4. Apparatus for shingling articles of uniform non-planar shape as claimed in claim 2 wherein each of said first and second conveyor means include oppositely disposed guides mounted thereover in spaced relationship and extending upstream and downstream from the stop to maintain the articles in alignment as they move into a shingled relationship and after transfer to the second conveyor means.

5. A method for shingling articles of uniform non-planar shape comprising the steps of:

a. advancing a column of said articles in spaced relationship on a conveying surface,

b. transforming the spaced relationship of said articles into a shingled relationship by continuously decelerating said articles and standing them up as they move against a stop thereby forming an inventory of articles in shingled relationship,

c. thereafter successively elevating each of said articles and moving them forward as an array of shingled articles, and moving said array at a lower speed with respect to the original speed of movement of the articles advancing as a column in spaced relationship.

6. A method for shingling articles of uniform non-planar shape as. claimed in claim 5 wherein the successive steps are performed substantially in a straight line.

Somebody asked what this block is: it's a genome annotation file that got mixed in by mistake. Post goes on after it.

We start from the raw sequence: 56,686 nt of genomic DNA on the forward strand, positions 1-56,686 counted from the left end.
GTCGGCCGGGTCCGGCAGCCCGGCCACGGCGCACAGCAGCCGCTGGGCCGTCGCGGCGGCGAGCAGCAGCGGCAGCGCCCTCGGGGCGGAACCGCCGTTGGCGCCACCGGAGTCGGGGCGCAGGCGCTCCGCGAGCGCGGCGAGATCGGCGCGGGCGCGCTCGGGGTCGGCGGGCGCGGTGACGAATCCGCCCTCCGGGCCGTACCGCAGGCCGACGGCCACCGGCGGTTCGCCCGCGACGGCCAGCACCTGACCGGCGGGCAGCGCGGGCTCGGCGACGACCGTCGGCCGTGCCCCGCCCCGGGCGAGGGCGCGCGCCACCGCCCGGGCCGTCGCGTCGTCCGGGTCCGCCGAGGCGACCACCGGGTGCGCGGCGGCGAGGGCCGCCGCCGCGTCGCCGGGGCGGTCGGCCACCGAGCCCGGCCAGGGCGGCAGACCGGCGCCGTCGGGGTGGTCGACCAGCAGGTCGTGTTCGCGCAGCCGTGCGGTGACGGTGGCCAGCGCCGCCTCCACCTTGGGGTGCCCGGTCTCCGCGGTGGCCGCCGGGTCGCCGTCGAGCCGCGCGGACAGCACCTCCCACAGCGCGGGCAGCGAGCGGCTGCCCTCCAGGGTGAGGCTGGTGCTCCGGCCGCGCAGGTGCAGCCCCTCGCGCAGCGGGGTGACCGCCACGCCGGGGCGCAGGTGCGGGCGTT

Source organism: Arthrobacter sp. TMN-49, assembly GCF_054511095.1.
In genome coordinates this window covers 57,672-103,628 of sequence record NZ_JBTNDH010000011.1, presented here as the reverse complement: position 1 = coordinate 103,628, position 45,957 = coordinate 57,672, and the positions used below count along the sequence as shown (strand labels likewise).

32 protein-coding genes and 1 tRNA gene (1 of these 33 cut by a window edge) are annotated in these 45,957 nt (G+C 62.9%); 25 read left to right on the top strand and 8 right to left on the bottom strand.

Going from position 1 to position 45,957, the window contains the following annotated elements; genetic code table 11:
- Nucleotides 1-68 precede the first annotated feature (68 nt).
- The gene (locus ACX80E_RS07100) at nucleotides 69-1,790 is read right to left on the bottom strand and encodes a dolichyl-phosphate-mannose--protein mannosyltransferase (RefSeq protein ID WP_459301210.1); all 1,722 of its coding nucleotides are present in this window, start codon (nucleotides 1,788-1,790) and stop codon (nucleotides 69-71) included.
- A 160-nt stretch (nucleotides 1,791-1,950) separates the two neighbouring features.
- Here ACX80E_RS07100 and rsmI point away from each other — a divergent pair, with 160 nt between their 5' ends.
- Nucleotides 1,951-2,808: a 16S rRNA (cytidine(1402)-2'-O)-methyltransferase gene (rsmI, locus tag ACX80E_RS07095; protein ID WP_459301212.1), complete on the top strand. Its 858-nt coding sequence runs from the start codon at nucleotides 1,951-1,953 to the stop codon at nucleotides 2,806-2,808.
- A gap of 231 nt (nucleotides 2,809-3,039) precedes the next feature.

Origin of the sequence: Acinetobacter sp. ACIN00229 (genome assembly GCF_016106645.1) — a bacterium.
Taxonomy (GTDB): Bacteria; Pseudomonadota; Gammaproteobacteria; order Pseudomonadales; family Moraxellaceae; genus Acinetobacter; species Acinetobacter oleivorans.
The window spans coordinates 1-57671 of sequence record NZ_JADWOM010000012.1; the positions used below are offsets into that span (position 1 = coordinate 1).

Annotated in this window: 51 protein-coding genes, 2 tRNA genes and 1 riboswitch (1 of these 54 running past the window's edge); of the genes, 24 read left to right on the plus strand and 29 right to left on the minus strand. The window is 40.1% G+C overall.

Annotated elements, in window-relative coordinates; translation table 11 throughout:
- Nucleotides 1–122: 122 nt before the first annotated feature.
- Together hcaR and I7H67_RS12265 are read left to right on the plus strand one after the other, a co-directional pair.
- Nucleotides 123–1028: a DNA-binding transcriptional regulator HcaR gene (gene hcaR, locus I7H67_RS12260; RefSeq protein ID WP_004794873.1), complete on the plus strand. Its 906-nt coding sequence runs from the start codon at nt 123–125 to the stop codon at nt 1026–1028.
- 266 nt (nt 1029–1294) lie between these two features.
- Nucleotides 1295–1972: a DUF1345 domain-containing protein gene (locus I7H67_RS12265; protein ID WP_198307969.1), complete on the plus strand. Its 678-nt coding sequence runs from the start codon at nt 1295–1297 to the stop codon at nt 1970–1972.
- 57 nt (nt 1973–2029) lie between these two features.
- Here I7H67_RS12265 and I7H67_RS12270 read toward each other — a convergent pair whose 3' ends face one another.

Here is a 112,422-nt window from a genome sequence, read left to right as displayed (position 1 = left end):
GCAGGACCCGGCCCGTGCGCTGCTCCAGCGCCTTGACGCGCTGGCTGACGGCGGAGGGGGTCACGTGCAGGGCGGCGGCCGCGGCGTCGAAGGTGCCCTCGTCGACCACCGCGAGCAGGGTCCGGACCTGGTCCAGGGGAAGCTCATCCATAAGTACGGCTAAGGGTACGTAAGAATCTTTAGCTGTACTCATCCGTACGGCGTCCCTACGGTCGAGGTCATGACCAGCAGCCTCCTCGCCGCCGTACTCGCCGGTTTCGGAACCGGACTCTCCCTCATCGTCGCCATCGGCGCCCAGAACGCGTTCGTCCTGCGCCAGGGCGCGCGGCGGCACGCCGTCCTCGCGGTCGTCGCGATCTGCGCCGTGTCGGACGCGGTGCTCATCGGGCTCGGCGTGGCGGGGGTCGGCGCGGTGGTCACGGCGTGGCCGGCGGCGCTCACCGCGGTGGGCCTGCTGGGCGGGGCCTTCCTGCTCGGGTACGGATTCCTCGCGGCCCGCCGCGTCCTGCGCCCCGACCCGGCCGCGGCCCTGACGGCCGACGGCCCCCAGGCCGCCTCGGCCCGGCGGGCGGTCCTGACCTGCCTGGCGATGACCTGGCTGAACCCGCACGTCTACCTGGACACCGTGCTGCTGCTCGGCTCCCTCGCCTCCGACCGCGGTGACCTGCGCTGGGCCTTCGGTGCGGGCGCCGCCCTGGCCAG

7. Apparatus for shingling articles of uniform non-planar shape comprising:

a. a first conveyor meam having an outlet end and including a conveying belt for continuously advancing a column of said articles in spaced relationship, said conveying belt running over a pulley at said outlet end,

. a second conveyor means having an inlet end and including a conveying belt, said second conveyor means aligned with said first conveyor means, said second conveyor means having its inlet end and conveying belt mounted in a higher plane that the outlet end of said first conveyor means, said conveying belt of said second conveyor means running over a pulley at said inlet end, said last mentioned pulley being spaced above said pulley supporting said first conveying belt, a stop formed by a portion of the conveying belt of the second conveyor means as it travels over said pulley at the inlet end thereof, 7